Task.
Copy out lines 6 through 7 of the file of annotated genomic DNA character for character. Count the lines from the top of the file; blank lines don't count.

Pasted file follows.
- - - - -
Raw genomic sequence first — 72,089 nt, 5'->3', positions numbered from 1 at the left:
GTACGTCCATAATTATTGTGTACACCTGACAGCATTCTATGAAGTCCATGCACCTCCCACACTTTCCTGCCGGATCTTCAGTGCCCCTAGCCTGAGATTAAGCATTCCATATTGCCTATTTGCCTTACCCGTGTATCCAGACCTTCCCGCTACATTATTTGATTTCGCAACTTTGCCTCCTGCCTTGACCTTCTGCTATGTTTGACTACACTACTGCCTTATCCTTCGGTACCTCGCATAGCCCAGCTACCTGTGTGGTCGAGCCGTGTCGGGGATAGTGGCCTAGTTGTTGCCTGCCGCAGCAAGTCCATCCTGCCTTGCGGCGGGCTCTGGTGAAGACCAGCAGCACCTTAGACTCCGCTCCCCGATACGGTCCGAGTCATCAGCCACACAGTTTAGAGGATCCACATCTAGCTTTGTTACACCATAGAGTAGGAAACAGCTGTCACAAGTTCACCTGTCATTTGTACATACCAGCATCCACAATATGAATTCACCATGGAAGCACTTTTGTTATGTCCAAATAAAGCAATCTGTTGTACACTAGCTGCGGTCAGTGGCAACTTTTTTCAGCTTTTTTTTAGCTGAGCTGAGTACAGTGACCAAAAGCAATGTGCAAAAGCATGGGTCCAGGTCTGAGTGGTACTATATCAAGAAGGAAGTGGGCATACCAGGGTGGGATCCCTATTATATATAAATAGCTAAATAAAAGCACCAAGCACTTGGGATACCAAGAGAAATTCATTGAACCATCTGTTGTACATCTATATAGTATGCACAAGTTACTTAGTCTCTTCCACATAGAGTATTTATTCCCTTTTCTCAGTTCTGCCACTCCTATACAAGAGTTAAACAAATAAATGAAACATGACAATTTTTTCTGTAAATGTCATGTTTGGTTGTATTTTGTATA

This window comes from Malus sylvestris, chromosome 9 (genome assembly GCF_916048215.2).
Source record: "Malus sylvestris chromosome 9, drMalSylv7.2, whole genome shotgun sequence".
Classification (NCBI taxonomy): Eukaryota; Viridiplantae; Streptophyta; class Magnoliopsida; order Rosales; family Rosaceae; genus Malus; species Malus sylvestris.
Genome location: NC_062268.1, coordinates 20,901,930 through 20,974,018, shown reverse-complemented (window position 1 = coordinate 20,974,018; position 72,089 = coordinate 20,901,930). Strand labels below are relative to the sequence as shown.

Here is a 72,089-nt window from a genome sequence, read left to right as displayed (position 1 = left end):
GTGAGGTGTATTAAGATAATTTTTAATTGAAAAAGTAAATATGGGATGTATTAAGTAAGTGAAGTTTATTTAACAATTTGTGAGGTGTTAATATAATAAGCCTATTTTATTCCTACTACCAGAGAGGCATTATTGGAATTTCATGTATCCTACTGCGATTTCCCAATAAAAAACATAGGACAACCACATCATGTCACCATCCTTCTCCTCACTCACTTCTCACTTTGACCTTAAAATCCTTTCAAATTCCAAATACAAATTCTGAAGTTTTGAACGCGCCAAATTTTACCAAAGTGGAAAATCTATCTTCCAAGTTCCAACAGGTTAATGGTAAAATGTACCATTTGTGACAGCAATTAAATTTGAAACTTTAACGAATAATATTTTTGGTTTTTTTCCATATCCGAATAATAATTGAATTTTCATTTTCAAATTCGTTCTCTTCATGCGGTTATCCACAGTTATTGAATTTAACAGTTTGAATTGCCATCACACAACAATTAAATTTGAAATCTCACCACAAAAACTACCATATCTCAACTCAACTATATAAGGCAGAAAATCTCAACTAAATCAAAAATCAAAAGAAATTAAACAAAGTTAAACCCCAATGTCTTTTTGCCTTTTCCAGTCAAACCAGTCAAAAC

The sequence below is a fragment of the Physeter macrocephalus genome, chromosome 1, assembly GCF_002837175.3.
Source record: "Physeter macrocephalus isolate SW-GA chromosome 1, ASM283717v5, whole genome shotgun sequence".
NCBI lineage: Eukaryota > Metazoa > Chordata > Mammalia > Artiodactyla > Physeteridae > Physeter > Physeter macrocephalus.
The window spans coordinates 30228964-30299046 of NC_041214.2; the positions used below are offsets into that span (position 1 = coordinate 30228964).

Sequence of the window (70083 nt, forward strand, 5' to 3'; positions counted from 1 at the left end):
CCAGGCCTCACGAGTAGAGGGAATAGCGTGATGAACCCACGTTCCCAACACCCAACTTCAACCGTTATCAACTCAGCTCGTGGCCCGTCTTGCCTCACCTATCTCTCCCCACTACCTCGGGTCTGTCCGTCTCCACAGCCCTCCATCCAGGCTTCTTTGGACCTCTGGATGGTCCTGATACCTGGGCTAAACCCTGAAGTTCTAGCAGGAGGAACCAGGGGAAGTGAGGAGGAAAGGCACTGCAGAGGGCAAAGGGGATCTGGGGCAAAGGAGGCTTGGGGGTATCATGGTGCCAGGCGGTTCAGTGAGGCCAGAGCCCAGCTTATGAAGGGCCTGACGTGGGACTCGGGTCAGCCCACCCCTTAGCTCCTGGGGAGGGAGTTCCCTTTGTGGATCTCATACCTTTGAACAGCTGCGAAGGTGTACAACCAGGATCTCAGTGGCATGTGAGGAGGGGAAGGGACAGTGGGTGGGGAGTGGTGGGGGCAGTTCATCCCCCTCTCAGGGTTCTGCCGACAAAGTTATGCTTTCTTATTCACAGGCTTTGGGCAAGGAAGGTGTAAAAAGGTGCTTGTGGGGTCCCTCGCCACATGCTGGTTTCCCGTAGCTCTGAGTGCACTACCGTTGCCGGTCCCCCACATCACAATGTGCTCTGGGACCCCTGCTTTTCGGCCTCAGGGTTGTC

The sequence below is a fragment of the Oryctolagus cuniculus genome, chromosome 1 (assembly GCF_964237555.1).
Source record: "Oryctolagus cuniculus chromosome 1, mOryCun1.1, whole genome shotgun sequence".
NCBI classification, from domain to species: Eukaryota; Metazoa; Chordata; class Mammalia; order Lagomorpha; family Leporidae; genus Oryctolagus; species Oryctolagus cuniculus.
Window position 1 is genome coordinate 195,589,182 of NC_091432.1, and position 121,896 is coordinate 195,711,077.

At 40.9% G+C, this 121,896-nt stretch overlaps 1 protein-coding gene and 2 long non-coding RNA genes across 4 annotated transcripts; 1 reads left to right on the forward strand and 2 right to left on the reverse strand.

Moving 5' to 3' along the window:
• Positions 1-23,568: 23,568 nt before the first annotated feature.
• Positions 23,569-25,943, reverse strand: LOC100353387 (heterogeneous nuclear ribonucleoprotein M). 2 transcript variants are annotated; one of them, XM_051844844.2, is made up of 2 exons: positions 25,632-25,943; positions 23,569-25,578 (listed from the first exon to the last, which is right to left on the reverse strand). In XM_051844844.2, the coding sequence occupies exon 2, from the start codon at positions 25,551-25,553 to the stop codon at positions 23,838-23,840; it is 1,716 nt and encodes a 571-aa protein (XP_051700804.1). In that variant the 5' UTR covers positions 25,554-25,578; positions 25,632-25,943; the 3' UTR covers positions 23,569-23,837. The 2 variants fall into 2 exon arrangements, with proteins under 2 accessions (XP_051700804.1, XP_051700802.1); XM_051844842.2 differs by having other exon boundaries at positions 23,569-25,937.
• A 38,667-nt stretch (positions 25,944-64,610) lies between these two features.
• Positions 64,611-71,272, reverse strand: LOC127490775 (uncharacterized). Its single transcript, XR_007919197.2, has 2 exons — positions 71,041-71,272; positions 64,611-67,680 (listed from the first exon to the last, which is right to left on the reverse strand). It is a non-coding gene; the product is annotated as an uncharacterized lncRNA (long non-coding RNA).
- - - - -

Genome location: NC_062268.1, coordinates 20,901,930 through 20,974,018, shown reverse-complemented (window position 1 = coordinate 20,974,018; position 72,089 = coordinate 20,901,930). Strand labels below are relative to the sequence as shown.

Here is a 72,089-nt window from a genome sequence, read left to right as displayed (position 1 = left end):